Parris says he has worked six to seven days a week and 14- to 16-hour days for 40 years. Feeling a bit worn out might be understandable.
But Parris noticed that he was feeling worse than just a little worn down a few months ago. The fatigue began to exacerbate, and chest pains soon followed.
Parris presented to Louis Brunsting, M.D, associate professor of surgery and chief of the Section of Minimally Invasive Cardiac Surgery at the University of Alabama at Birmingham, with three blockages around the heart. Brunsting and Massoud Leesar, M.D., professor of medicine and chief of the Section of Interventional Cardiology, devised a new hybrid procedure. This included minimally invasive robotic bypass surgery to one vessel, as well as stenting to two remaining vessels — all in the span of three days.
Brunsting performed bypass surgery robotically of Parris’ left anterior descending coronary artery Monday, June 9. Two days later, Leesar performed an angioplasty procedure where he placed two drug-eluding stents to the other two blockages. By Thursday, June 12, Parris was headed home with light-duty restrictions and the knowledge that he would not have to come back to the hospital for additional bypasses, as would traditionally be required after robotic bypass surgeries with difficult cases like his.
|“Frequently, patients are able to have the robotic bypass to the front of the heart, then return later for stenting of the other blocked arteries. We treated Mr. Parris during the same hospitalization because we were concerned his other blockages might become unstable and cause a heart attack if the stents were delayed.”|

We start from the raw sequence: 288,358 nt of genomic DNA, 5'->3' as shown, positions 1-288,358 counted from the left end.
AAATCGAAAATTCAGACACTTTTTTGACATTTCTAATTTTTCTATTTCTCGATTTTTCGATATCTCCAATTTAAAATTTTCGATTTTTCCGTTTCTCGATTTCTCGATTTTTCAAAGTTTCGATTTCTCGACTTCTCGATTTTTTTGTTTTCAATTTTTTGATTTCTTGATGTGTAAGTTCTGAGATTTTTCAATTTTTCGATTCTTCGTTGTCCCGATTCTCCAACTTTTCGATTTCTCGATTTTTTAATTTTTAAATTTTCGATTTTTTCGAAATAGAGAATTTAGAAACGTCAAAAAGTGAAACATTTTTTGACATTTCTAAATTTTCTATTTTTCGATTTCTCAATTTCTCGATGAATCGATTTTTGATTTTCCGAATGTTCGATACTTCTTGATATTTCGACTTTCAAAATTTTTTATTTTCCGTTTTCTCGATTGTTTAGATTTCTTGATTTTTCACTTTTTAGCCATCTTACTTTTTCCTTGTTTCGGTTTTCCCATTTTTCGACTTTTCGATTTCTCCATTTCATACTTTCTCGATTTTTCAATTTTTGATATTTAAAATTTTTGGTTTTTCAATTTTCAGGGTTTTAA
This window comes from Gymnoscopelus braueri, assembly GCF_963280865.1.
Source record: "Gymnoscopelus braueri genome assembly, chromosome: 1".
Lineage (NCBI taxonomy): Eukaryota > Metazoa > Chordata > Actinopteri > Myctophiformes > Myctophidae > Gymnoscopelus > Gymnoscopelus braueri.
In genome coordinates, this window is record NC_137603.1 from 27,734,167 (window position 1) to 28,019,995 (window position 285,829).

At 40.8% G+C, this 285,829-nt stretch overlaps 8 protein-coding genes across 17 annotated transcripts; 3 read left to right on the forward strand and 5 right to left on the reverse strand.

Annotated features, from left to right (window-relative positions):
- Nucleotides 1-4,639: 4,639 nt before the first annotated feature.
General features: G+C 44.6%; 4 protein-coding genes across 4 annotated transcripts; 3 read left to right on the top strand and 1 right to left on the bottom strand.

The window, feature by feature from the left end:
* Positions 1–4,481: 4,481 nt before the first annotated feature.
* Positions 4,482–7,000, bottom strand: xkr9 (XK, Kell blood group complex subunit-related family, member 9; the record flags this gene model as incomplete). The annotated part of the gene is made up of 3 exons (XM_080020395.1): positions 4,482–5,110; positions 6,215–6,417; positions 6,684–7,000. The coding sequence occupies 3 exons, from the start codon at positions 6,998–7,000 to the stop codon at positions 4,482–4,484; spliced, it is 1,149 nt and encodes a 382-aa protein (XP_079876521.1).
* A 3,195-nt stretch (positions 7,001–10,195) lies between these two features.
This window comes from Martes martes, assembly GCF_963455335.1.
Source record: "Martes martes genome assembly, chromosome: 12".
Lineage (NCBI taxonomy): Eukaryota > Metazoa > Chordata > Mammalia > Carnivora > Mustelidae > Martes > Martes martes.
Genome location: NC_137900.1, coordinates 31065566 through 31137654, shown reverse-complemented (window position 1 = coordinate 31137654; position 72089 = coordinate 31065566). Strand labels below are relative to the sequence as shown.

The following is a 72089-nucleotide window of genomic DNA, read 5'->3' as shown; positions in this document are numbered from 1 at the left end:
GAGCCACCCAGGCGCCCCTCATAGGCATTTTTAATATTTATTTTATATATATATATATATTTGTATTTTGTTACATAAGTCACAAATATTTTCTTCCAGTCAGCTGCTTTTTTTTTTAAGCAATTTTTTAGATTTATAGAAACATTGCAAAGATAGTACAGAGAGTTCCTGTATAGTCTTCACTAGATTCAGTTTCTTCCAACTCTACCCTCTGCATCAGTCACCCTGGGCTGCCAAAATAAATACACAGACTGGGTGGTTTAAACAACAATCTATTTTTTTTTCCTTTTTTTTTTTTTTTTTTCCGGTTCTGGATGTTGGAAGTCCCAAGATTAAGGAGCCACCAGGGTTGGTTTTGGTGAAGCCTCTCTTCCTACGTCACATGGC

Hybrid procedures similar to this have been performed at other institutions in a combined robotic operating room/cardiac catheterization laboratory where a single-stage hybrid procedure can be performed.
Brunsting and Leesar modified the procedure to take place over three days instead of all at one time to decrease the risk of bleeding a patient could endure due to blood-thinning medication taken prior to the stenting procedure.
“It’s optimal to the patient to perform the surgical part first, then start blood-thinners once the danger of surgical bleeding has passed and before doing the stent procedure,” Brunsting said. “Frequently, patients are able to have the robotic bypass to the front of the heart, then return later for stenting of the other blocked arteries. We treated Mr. Parris during the same hospitalization because we were concerned his other blockages might become unstable and cause a heart attack if the stents were delayed.”
Leesar says a research study using the techniques performed in Parris’ case is the next course of action.
“I believe Mr. Parris’ case shows performing a hybrid robotic and stenting procedure this way is feasible and that we can do it,” Leesar said.
“This collaboration between cardiac surgeon and cardiologist for hybrid revascularization is just another example of a team approach to disease management we can provide, similar to transcutaneous aortic valve replacement, advanced heart failure and combined valve clinics,” Brunsting said.
Another benefit of the hybrid procedure was that it prevented Parris from having a standard bypass, where surgeons would have had to crack the chest open, which would have meant a longer and more painful recovery, in addition to a longer hospital stay.
With robotics, the incision to do the first bypass was very small. The stents were placed using the standard technique of inserting a catheter through the groin.
Parris says the procedures were not difficult to recover from, and that he used very little pain medication afterward.
“I’m more than pleased that I’ve had virtually no pain,” Parris said. “I’m very hopeful this hybrid procedure is going to give me my energy back.”